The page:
The need for housing in the Estes Valley has been a topic of discussion for several decades. A 1968 article in the Trail Gazette stated ‘newcomers are challenged to find suitable, winterized apartments or homes that could be rented year-round.’ That same article touched on the availability of housing in the winter and the need to vacate before summer when rental prices jumped and/or owners moved-in for the summer. Today the conversation about housing needs with respect to both scarcity and affordability occurs at many tables across Colorado and nationwide. It is regularly discussed by legislators and decision makers at the federal and state level, and has made its way into various bills, grants and agendas. Nevertheless, as the COVID-19 Pandemic etched its way through our communities, issues related to housing have only worsened. ’Crisis’ has become a common phrase used to describe the housing situation in newspapers across the nation.
A lack of available housing and affordable options results in a lack of essential workers for communities, and the cascading effects this has on the livability and sustainability of communities. This is a particular problem for the Estes Valley due to our relative isolation from other communities. In the Town’s 2021 Community Survey, 70 percent of respondents rated the availability of affordable housing “Poor” and 60 percent rated the variety of housing options “Poor.” And to think, these respondents only represent people who live here already – not those who couldn’t move here in the first place due to lack of housing.
Here in our valley, housing needs have been formally assessed four times. The first in 1990, then 1999, 2008, and most recently 2016. The first three assessments identified an average need of 800 housing units. Between 1990 and 2007, development of housing in the community kept up and even exceeded the stated need. However, since that time, development of housing has been stifled, in part by the economic recession following the global financial crisis of 2007-2008 and the 2013 flood. The 2016 Estes Park Area Housing Needs Assessment revealed that the need had doubled to around 1,600 housing units.
In addition to outlining the need, the 2016 assessment also provided some recommended strategies to address the situation. One of the recommendations was to “Utilize Town-Owned Land for Workforce Housing.” Underscoring this were nearly 60 percent of our Community Survey respondents who asked the Town to increase its investment in workforce housing, to include land, funding and code revisions.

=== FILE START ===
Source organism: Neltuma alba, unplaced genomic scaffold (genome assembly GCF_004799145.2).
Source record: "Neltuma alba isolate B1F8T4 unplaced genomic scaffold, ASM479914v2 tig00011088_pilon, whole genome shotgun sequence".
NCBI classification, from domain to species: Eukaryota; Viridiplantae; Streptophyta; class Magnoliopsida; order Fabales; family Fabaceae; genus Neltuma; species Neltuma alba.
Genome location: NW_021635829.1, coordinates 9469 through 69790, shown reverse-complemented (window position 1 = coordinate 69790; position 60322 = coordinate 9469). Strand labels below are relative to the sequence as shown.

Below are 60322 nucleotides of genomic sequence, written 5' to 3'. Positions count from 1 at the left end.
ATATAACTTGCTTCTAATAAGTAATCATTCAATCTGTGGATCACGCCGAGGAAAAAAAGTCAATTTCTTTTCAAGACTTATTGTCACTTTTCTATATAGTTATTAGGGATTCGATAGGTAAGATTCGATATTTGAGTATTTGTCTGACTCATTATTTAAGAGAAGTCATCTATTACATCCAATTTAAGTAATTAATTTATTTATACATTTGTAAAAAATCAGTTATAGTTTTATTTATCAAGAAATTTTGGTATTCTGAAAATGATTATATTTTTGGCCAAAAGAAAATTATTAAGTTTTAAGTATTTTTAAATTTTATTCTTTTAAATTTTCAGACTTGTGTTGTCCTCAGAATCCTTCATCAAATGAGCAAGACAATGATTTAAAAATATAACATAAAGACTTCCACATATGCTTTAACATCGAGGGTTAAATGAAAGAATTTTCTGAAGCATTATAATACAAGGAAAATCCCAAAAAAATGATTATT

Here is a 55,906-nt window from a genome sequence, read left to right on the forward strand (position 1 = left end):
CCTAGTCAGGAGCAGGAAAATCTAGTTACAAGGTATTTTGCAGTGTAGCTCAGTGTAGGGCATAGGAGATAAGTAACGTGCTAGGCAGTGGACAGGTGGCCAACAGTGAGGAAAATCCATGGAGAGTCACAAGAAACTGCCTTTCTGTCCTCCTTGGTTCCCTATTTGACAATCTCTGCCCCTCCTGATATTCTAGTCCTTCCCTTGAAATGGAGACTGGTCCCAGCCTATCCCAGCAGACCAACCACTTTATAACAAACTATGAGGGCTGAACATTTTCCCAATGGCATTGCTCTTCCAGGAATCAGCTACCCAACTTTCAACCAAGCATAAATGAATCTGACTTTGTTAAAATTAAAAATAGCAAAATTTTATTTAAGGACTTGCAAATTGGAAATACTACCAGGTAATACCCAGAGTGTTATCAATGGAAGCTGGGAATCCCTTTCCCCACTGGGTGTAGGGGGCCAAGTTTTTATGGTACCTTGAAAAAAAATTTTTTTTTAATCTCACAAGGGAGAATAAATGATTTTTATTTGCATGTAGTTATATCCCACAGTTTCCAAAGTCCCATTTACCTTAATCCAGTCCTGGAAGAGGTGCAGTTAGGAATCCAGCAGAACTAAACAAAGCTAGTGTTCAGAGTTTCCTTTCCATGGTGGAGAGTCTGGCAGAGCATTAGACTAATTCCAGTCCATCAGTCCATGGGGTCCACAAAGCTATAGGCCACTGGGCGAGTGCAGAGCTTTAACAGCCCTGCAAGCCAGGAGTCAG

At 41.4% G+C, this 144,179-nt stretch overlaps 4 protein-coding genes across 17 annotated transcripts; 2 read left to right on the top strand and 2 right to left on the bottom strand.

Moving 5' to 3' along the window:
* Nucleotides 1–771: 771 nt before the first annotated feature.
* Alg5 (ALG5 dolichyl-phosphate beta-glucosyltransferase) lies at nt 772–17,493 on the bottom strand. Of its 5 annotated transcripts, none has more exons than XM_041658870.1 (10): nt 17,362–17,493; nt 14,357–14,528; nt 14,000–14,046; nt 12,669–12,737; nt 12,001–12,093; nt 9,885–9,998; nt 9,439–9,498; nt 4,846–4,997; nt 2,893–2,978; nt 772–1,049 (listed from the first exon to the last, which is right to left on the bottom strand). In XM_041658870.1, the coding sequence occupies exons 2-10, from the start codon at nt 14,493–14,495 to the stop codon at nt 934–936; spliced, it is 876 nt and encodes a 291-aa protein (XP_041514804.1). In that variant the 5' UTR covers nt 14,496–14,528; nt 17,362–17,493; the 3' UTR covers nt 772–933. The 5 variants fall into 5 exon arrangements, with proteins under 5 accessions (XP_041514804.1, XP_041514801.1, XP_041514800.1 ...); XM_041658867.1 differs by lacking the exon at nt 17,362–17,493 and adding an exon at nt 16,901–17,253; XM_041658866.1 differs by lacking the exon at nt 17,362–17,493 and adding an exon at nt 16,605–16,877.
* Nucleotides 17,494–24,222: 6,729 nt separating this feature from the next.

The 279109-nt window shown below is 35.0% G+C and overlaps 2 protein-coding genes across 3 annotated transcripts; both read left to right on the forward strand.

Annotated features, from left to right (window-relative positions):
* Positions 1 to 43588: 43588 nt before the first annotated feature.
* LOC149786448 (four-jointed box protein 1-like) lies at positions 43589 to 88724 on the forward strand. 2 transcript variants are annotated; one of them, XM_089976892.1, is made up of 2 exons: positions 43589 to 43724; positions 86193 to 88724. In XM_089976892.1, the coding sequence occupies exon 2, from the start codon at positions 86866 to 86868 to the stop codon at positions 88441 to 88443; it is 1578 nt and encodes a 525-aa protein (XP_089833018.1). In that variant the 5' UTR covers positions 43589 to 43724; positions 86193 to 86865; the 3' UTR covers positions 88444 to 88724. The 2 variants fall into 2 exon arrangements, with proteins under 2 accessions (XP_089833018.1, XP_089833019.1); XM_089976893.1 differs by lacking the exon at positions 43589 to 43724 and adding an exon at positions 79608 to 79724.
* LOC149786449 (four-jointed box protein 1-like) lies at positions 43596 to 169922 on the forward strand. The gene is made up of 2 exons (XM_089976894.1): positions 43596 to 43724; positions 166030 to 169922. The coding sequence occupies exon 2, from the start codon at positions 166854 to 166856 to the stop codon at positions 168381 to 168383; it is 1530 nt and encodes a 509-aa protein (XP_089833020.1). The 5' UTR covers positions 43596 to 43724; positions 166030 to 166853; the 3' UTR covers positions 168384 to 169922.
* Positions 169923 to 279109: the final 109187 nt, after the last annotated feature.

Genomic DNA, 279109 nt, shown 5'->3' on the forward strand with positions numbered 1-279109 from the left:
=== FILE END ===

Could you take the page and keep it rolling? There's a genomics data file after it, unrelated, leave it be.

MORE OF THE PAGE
Utilizing publicly owned property in order to meet housing needs is a very common strategy employed by local governments. Sometimes, when sufficient funds are available, a government might finance construction of new housing on its own and also manage it (often referred to as “public housing”). Sometimes property is sold and the proceeds are used to fund construction of housing on another site. Another option is for a government to retain ownership of its property and enter into a public-private partnership where a third-party developer builds housing on publicly-owned land. If done properly, this latter tactic can be a win-win-win for the jurisdiction that is able to leverage its property for a higher and better use, the community members in need of housing, and the third-party entity that stands to profit from the project.
Enter the Town’s “Fish Hatchery property,” a 68-acre parcel off of Fall River Road in the northwest side of Town of which 48 total acres are developable. The property is currently home to the Town’s Historic Fall River Hydroplant museum, four aging single-family residences used as rentals for Town staff, and a few storage buildings. The Town has considered building housing on this property for several years.
Earlier this year, the Town sought and selected a partner to plan for and construct a workforce housing development on the Fish Hatchery site. The selected firm is AmericaWest Housing Solutions, a Colorado non-profit chartered for the specific purpose of developing affordable housing projects. In a previous effort to evaluate this site for housing development, challenges were identified with topography and limitations of the existing utilities. This time, initial plans are to build only on the north side of the Fall River and limit the size of the development to avoid those challenges. Utilizing this portion of the property, we aim to build around 190 apartments (along with other amenities like a space for childcare) that will be used to house the local, year-round workforce. While this does not come close to meeting the identified need, it would represent the largest single effort to help close the gap.
We are still very early in the process but expect that things will be ramping up soon. The Town is currently working with the developer to plan for community engagement and draft a Development Agreement for the Town Board’s consideration. The Development Agreement will outline the obligations and commitments of both the Town and the developer and specify various elements of the development for the term of the agreement. Community engagement will involve educating area residents about the need for workforce housing and preliminary plans for the site, and soliciting feedback used to help plan for what the project will ultimately entail.
As stakeholders and owners in this project, we hope residents will participate in the community engagement process. Please stay tuned for opportunities beginning in mid-January to engage with the project in its first phase. In the meantime, you can access resources about the project as they become available at www.estes.org/fishhatchery.
If you have questions about the Town’s Fish Hatchery Workforce Housing project, please contact Assistant Town Administrator Jason Damweber at firstname.lastname@example.org.